Gerrymandering, Safe Districts, and Political Extremism

The original Gerrymander concept.

We are in another election season, one of the strangest in modern American history, and there is much speculation about the race for both the Presidency and Congressional elections. It seems appropriate, therefore, to say something about the Congress, safe districts, and political extremism. But the historian in my thinks we should go back in time to discuss this in the context of the 19th century before offering some thoughts on the current races.

It is a truism of elective office that whenever a politician has little fear of being turned out from office by the electorate s/he is more likely to take hard-line ideological positions and to refuse efforts to compromise on issues of significance. I was reminded of this during graduate school when I studied Civil War politics. Antislavery members of Congress representing safe districts in the North had the luxury of radicalism in their opposition to slavery because they did not fear that an electoral challenge would be successful in unseating them. Those in less solidified districts had to take more moderate positions and engage in the grand political art of compromise.

Historians analyzing the politics of the era found that even if a northern congressman opposed slavery the mandate from his electoral jurisdiction controlled his ability to espouse antislavery ideals. Consequently, politicians such as Thaddeus Stevens and Charles Sumner, both of whom had the avid support of their constituents, could dare to be radical.

There is much to be admired in a story in which an antislavery politician pursued relentlessly the end of slavery regardless of how divisive the issue might be in the nation as a whole. Sumner, Stephens, and others had the luxury of safe districts, sometimes gerrymandered to ensure that they were indeed safe for their incumbencies, from which to pursue their antislavery agenda. Political extremism was the result of these safe districts—and it is important to note that southern members of Congress had similarly pro-slavery safe districts of their own—and the first casualty of this situation was the ability to compromise in the political process as each side stood firm against the entreaties of the other. Deadlock resulted, and in the case of the slavery questions it was only resolved through force of arms and Civil War.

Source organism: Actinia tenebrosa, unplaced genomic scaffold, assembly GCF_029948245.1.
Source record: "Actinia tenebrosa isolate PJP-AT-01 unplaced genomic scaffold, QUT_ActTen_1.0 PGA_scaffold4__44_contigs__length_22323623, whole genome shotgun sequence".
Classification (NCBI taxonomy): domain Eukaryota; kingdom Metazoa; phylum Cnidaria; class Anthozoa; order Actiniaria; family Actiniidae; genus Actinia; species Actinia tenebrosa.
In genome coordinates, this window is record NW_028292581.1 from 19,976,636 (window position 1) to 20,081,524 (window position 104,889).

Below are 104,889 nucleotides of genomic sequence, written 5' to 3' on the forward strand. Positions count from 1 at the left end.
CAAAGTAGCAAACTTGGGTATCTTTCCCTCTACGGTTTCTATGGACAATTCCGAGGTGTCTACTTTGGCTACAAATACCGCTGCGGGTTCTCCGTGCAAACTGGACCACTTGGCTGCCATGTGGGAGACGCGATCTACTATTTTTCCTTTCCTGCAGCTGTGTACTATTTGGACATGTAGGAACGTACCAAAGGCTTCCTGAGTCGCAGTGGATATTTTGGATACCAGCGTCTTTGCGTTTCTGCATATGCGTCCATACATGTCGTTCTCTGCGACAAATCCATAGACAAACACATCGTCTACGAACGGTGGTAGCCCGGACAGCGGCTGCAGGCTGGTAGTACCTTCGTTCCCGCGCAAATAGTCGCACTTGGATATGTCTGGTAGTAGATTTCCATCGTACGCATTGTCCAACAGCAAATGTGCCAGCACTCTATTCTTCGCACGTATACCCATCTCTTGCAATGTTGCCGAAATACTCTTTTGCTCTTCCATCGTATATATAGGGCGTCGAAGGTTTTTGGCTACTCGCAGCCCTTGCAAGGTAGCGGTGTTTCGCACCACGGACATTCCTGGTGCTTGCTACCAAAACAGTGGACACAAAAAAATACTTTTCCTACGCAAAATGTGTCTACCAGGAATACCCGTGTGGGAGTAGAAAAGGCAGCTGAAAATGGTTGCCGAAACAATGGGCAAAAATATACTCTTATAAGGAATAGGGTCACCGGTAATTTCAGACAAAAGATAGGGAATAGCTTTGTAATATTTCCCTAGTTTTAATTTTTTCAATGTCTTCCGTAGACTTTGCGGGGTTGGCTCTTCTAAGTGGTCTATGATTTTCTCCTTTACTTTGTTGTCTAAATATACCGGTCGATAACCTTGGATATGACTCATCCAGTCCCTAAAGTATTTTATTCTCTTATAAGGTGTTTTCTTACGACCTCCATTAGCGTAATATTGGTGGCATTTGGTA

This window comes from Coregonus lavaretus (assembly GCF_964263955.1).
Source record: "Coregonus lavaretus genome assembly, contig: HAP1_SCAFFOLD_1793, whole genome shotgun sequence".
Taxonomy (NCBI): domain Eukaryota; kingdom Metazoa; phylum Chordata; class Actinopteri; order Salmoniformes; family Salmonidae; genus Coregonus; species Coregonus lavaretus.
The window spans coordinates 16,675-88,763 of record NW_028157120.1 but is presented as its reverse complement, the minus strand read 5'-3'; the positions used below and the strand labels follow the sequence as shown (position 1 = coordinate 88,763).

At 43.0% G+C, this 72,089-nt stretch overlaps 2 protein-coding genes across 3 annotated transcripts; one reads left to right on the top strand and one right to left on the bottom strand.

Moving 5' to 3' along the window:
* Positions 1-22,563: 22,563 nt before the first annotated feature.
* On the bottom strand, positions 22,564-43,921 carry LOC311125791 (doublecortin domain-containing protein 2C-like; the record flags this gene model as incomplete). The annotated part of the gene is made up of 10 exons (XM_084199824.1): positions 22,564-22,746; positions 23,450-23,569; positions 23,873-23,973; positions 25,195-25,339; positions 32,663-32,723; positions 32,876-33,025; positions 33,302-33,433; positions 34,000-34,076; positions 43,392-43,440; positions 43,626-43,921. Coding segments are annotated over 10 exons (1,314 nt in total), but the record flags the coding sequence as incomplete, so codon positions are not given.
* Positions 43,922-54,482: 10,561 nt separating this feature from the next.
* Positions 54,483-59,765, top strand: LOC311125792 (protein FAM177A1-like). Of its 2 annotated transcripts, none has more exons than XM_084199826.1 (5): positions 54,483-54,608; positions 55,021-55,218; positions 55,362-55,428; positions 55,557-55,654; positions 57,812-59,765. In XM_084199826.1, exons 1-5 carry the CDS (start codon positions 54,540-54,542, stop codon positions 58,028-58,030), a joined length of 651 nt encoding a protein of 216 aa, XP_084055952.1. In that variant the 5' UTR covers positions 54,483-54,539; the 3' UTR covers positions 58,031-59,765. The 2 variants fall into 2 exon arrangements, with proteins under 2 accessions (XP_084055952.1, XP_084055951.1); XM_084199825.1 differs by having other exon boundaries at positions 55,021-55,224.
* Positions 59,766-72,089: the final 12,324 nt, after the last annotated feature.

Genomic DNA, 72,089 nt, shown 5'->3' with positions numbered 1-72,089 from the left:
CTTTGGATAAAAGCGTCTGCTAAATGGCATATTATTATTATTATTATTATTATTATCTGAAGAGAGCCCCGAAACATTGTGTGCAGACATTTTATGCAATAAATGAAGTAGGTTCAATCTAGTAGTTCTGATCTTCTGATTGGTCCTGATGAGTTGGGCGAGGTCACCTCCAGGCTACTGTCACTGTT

On the other hand, in spite of his personal antipathy toward slavery, Abraham Lincoln was at first moderate in his public statements because he could not afford to compromise his questionable popular base of support as president. Lincoln recognized that his administration’s ability to hold the nation together in the wake of Southern secession in 1861 was dependent upon his walking a narrow path of acceptability to a coalition of factions with sometimes divergent beliefs about the slavery issue. Without sufficient support for his leadership his position as president would be undermined and he would never be able to accomplish anything worthwhile. In spite of personal desires, it was a question for Lincoln of first things first.

Accordingly, only when the tenor of the population shifted did Lincoln act to abolish slavery by executive order, the sesquicentennial of which is recently passed. At a fundamental level this pragmatism represented the essence of American politics and it is important to acknowledge its central place in the history of the nation’s political system.

We seem to be at an impasse over many issues on the nation’s agenda at present as both sides have hardened positions that offer little room for compromise. None of these issues rise to the level of the moral abomination of human slavery, so it is not exactly the same thing as the Civil War era, but the inability to reach compromises that will facilitate governing the United States are very real. The same reasons are at play, safe districts created in part through gerrymandering, and an unwillingness to compromise are resulting.

Because of gerrymandering—in this case to create a rock solid Republican majority, and one that has become increasingly radical and uncompromising—House Speaker Paul Ryan is in a primary battle with an even more conservative and uncompromising Republican who may become the nominee for Ryan’s House seat. It would not be the first time this has happened in the recent past; as an example in 2014 even someone as conservative as Eric Cantor (R-VA) was challenged and defeated in his primary bid.

We are coming into an election season in which all of these issues are a major subtext. Whatever your beliefs, engage in the political process and make sure that your position is heard. Should politicians, in your view, hold hard lines on issues or work to compromise for the sake of governance? Whatever your answer, make sure your elected representatives hear it.

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